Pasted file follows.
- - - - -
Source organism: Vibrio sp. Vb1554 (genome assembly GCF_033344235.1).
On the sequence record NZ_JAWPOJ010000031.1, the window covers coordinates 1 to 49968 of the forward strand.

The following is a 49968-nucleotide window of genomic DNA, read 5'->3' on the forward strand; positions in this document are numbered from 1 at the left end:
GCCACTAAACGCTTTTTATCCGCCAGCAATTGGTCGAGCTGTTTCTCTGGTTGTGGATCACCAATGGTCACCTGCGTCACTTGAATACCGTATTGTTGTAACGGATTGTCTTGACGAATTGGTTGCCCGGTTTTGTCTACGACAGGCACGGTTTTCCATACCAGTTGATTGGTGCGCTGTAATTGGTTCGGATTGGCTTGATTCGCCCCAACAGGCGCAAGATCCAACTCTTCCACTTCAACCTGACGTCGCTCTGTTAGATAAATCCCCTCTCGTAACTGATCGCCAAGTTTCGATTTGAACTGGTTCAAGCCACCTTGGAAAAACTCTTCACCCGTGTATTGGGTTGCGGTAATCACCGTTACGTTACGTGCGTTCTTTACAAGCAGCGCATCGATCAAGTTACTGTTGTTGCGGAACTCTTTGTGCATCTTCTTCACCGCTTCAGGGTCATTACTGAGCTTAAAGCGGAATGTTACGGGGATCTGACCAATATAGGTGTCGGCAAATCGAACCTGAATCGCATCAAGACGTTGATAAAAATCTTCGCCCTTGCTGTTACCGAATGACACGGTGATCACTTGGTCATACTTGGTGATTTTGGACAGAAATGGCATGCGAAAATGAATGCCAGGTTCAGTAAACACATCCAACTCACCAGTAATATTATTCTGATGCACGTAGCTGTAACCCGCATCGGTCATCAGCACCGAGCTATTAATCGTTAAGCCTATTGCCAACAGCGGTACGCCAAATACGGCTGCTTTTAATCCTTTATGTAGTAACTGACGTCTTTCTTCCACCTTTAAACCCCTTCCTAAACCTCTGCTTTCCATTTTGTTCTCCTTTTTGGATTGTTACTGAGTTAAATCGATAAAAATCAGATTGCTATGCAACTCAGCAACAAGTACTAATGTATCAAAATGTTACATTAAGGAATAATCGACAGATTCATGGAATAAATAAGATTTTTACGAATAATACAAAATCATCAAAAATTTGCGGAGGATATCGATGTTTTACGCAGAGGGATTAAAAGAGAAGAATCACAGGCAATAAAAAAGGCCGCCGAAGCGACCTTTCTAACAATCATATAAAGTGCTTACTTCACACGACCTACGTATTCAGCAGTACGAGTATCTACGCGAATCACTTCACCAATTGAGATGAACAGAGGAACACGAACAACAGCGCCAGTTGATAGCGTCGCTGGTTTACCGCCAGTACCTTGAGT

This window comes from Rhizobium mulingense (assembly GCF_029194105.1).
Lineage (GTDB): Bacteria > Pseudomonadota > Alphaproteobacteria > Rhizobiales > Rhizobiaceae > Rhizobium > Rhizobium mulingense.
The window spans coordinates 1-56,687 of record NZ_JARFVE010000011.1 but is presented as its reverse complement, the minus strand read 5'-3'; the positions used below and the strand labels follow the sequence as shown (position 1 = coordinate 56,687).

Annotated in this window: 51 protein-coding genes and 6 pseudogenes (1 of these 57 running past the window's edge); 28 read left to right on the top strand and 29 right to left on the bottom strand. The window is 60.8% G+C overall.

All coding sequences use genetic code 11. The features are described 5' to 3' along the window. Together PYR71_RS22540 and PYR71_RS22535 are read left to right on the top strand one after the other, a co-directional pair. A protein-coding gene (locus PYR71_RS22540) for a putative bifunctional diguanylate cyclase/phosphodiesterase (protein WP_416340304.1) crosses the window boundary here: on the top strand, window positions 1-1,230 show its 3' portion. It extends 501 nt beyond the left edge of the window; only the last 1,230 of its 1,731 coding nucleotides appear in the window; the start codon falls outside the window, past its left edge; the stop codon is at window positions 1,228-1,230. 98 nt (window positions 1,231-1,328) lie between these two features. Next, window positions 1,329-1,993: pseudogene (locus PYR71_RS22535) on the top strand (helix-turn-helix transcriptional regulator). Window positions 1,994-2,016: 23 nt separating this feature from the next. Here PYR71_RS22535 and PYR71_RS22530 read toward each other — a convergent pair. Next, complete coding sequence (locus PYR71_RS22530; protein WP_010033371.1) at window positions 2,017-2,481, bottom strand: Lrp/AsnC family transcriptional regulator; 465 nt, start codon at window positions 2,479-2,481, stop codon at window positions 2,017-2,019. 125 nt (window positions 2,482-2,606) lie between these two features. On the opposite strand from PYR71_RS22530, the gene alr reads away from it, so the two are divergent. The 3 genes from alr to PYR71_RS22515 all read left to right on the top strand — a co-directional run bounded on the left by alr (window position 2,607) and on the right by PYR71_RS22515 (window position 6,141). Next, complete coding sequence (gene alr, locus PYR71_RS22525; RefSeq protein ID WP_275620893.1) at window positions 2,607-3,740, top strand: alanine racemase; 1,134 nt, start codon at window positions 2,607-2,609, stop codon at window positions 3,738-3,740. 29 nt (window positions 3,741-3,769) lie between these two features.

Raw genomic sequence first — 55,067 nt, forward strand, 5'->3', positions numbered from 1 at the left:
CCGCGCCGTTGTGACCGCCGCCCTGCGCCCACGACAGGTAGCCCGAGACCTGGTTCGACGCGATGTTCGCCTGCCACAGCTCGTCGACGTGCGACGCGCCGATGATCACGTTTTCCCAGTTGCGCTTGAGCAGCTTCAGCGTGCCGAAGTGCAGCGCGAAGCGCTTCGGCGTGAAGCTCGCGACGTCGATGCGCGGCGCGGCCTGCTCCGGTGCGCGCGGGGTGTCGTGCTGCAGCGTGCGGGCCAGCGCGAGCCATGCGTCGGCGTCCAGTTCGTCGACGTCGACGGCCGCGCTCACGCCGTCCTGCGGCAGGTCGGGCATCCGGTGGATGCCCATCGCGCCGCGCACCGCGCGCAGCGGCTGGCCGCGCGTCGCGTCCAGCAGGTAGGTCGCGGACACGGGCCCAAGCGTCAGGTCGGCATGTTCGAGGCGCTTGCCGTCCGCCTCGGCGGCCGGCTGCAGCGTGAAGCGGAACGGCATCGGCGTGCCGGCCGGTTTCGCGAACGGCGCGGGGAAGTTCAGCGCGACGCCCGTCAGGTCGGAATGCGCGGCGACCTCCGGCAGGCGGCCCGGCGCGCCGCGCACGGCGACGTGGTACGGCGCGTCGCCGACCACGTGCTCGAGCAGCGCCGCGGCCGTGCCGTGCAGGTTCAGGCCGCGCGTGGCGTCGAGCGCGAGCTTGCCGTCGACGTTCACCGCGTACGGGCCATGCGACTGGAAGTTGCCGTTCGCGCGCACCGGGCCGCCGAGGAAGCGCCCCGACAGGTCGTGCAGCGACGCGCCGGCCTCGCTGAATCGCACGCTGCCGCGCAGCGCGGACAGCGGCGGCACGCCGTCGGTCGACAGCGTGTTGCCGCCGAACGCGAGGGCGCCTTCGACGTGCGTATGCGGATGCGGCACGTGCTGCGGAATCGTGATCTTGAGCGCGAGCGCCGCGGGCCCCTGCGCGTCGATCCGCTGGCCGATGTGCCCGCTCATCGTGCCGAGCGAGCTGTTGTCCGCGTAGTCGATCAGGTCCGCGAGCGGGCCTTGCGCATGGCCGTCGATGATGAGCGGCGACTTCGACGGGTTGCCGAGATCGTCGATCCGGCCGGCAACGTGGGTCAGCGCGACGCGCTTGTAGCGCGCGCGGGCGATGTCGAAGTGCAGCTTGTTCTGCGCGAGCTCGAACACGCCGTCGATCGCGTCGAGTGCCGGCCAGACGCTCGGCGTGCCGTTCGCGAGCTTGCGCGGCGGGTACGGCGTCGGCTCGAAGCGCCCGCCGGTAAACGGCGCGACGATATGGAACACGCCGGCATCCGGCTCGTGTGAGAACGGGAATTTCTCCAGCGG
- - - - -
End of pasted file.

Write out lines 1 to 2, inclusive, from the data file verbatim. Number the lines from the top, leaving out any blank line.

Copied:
Source organism: Vibrio sp. Vb1554 (genome assembly GCF_033344235.1).
On the sequence record NZ_JAWPOJ010000031.1, the window covers coordinates 1 to 49968 of the forward strand.